Rubrics are useful as they in some way at least set the ground rules for feedback – for example ensuring that feedback remains about technical aspects, clarity and meaning and not about the writer (this I recall was a concern of Wallace & Poulson, 2003). They make explicit the areas on which feedback can be expected, and if used in the construction of work they can act as another source of guidance. In some ways perhaps rubrics help objectify and depersonalise the feedback. This may be good and bad! It’s great for transparent quality processes but sometimes perhaps can detach emotional dimensions from reading.

The rubrics as a product of words can be open to different interpretations (I should imagine more so across cultures). Perhaps dialogue around the use of rubrics is a must to ensure mutual understanding.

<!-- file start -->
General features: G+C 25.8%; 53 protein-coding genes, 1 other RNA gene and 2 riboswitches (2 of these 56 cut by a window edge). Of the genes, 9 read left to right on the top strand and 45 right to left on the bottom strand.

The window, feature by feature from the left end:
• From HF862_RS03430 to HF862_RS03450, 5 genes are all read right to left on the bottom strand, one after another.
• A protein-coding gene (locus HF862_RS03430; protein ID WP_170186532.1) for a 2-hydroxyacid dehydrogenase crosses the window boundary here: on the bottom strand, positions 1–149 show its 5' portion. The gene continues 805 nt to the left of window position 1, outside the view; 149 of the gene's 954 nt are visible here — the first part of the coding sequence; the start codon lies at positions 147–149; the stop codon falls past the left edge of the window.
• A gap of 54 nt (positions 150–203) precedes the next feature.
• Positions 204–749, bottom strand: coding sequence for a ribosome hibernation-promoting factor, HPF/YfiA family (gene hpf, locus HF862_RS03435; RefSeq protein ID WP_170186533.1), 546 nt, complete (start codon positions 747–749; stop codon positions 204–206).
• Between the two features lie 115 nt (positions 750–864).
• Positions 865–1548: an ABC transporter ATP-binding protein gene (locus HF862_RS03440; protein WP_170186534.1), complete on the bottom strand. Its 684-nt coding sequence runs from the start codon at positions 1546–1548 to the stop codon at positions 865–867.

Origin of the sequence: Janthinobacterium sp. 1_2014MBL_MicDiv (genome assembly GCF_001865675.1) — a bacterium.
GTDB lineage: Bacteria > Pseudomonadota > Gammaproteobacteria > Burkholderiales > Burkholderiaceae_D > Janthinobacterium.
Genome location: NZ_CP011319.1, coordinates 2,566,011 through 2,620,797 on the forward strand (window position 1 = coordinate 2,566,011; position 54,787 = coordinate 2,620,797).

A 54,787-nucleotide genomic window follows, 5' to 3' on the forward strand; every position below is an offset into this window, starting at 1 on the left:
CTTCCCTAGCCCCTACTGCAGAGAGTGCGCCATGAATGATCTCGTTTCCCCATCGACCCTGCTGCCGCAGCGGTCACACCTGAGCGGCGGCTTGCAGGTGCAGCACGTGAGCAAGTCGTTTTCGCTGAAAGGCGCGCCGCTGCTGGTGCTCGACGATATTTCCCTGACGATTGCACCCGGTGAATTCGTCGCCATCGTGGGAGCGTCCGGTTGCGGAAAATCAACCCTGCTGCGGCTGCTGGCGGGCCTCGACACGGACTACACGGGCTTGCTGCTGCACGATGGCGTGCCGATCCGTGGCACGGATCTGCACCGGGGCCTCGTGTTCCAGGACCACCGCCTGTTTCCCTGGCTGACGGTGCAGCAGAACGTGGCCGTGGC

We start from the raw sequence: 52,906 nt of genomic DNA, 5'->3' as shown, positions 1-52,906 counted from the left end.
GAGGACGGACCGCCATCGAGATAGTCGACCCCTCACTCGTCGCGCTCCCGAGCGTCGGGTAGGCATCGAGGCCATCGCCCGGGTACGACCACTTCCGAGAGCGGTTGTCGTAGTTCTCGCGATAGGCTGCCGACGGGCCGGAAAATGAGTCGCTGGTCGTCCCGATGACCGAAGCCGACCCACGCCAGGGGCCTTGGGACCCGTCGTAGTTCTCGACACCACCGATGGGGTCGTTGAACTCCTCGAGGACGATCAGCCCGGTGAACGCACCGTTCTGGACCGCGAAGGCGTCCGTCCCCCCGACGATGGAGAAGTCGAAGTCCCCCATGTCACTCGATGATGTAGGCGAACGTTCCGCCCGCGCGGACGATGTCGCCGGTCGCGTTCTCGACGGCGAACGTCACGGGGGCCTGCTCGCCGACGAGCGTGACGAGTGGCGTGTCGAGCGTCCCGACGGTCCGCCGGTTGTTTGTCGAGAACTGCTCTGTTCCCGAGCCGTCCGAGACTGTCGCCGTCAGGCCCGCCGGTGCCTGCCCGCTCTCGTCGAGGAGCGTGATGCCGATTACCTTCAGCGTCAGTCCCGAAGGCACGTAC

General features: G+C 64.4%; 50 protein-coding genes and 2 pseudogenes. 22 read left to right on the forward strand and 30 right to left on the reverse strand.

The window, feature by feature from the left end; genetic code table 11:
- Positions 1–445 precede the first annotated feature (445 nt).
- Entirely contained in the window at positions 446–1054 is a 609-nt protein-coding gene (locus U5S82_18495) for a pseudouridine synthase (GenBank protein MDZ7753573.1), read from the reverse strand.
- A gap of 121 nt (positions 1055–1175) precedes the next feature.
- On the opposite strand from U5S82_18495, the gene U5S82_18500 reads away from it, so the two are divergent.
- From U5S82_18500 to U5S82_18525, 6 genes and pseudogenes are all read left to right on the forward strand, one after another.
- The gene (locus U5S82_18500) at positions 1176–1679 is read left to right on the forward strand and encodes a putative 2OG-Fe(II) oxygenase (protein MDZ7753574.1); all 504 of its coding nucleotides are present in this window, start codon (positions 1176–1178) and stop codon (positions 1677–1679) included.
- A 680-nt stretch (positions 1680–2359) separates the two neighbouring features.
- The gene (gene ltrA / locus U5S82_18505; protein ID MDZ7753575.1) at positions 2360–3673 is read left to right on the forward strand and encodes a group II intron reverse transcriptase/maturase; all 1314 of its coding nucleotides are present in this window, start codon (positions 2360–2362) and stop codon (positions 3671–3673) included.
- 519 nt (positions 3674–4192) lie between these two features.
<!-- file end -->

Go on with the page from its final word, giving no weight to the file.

Feeding back on other people’s writing is both an art and a science, the rubric can be a useful guide but it could also be stifling if used in a restrictive way. I fear that rubrics used too zealously (perhaps as a consequence of the mood of transparency) erode individuality in the process.

On reviewer – reviewee relationships

Cowan and Chiu (2009) tell of the experience of the reviewed and the reviewer in an exchange of peer review critique.

· The reviewer was concerned not to cause offence and seemed to seek to explain his comments especially where, across different cultures there was a fear, or an awareness, of inadvertently causing offence with terminology and phrase (Exacerbated by virtual exchanges being used)
· The reviewer noted the importance of facilitating the ideas of the writer and not imposing his own ways of how things should be done